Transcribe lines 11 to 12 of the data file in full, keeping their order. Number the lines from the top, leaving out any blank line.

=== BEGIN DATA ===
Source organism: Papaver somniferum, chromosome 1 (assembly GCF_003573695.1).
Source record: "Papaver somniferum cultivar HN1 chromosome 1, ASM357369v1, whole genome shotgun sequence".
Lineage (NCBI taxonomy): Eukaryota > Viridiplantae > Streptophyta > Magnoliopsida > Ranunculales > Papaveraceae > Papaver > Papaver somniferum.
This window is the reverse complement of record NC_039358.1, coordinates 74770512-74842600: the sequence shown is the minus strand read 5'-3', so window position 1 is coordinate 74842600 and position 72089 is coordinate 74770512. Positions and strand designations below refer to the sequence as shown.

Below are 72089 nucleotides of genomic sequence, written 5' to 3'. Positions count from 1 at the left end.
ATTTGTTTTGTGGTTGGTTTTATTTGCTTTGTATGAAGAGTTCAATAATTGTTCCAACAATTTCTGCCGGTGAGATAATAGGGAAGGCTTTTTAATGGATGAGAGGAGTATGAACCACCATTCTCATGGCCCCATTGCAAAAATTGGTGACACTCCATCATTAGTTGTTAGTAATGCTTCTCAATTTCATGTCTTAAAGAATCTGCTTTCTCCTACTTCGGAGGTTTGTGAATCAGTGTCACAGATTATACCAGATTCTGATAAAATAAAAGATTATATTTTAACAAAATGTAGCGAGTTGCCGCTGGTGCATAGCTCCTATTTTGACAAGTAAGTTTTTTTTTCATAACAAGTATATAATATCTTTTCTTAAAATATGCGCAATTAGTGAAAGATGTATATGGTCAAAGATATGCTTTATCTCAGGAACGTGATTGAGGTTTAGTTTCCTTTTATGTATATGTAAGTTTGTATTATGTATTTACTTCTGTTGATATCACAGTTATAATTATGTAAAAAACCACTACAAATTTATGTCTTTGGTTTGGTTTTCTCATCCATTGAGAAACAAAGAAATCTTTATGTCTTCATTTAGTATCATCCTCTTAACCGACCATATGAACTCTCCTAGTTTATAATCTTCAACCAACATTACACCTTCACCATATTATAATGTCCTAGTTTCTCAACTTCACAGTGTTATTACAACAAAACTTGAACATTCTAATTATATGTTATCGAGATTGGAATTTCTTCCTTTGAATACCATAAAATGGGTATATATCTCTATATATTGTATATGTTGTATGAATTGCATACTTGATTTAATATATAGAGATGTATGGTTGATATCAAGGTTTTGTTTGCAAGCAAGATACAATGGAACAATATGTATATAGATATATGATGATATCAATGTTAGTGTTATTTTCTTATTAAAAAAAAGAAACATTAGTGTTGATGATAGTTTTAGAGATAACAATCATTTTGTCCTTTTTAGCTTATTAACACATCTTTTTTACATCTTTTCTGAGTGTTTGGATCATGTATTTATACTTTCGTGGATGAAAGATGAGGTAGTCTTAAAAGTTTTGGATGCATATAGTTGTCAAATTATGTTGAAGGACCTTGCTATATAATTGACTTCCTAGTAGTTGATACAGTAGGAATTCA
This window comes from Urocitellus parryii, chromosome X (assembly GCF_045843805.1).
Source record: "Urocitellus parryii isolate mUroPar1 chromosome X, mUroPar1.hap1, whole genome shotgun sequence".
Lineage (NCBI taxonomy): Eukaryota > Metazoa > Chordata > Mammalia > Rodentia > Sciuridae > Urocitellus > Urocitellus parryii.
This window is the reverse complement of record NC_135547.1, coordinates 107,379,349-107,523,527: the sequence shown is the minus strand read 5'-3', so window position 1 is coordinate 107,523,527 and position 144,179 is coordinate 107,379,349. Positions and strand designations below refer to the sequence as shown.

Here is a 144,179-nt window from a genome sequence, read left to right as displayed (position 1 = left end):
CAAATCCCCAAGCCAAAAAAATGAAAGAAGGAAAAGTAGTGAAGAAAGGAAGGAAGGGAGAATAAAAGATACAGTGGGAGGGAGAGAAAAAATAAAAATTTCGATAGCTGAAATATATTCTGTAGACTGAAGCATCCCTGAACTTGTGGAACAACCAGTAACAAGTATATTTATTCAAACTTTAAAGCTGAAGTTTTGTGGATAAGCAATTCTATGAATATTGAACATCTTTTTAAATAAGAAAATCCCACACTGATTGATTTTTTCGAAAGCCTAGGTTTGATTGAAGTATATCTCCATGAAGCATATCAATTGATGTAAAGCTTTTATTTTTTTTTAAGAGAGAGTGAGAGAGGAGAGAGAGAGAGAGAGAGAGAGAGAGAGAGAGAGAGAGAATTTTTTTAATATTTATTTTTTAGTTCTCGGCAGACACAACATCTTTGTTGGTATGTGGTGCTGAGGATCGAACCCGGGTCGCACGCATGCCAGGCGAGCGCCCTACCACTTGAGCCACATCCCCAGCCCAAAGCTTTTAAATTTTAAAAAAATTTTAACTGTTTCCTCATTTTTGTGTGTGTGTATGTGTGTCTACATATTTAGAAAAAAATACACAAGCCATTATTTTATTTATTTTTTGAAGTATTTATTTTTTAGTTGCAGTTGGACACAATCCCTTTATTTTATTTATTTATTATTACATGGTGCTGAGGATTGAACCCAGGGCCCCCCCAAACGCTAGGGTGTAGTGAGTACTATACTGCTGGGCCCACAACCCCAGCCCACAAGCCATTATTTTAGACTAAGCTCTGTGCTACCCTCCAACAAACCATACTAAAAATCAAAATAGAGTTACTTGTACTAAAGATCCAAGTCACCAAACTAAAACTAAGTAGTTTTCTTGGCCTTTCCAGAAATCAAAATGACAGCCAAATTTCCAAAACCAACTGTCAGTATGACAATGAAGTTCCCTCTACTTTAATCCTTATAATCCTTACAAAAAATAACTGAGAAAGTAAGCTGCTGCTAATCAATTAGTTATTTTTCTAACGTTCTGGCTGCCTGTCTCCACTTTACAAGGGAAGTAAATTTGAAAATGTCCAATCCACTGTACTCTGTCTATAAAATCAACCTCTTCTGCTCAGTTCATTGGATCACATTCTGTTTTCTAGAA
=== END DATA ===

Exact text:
Here is a 144,179-nt window from a genome sequence, read left to right as displayed (position 1 = left end):
CAAATCCCCAAGCCAAAAAAATGAAAGAAGGAAAAGTAGTGAAGAAAGGAAGGAAGGGAGAATAAAAGATACAGTGGGAGGGAGAGAAAAAATAAAAATTTCGATAGCTGAAATATATTCTGTAGACTGAAGCATCCCTGAACTTGTGGAACAACCAGTAACAAGTATATTTATTCAAACTTTAAAGCTGAAGTTTTGTGGATAAGCAATTCTATGAATATTGAACATCTTTTTAAATAAGAAAATCCCACACTGATTGATTTTTTCGAAAGCCTAGGTTTGATTGAAGTATATCTCCATGAAGCATATCAATTGATGTAAAGCTTTTATTTTTTTTTAAGAGAGAGTGAGAGAGGAGAGAGAGAGAGAGAGAGAGAGAGAGAGAGAGAGAGAGAATTTTTTTAATATTTATTTTTTAGTTCTCGGCAGACACAACATCTTTGTTGGTATGTGGTGCTGAGGATCGAACCCGGGTCGCACGCATGCCAGGCGAGCGCCCTACCACTTGAGCCACATCCCCAGCCCAAAGCTTTTAAATTTTAAAAAAATTTTAACTGTTTCCTCATTTTTGTGTGTGTGTATGTGTGTCTACATATTTAGAAAAAAATACACAAGCCATTATTTTATTTATTTTTTGAAGTATTTATTTTTTAGTTGCAGTTGGACACAATCCCTTTATTTTATTTATTTATTATTACATGGTGCTGAGGATTGAACCCAGGGCCCCCCCAAACGCTAGGGTGTAGTGAGTACTATACTGCTGGGCCCACAACCCCAGCCCACAAGCCATTATTTTAGACTAAGCTCTGTGCTACCCTCCAACAAACCATACTAAAAATCAAAATAGAGTTACTTGTACTAAAGATCCAAGTCACCAAACTAAAACTAAGTAGTTTTCTTGGCCTTTCCAGAAATCAAAATGACAGCCAAATTTCCAAAACCAACTGTCAGTATGACAATGAAGTTCCCTCTACTTTAATCCTTATAATCCTTACAAAAAATAACTGAGAAAGTAAGCTGCTGCTAATCAATTAGTTATTTTTCTAACGTTCTGGCTGCCTGTCTCCACTTTACAAGGGAAGTAAATTTGAAAATGTCCAATCCACTGTACTCTGTCTATAAAATCAACCTCTTCTGCTCAGTTCATTGGATCACATTCTGTTTTCTAGAA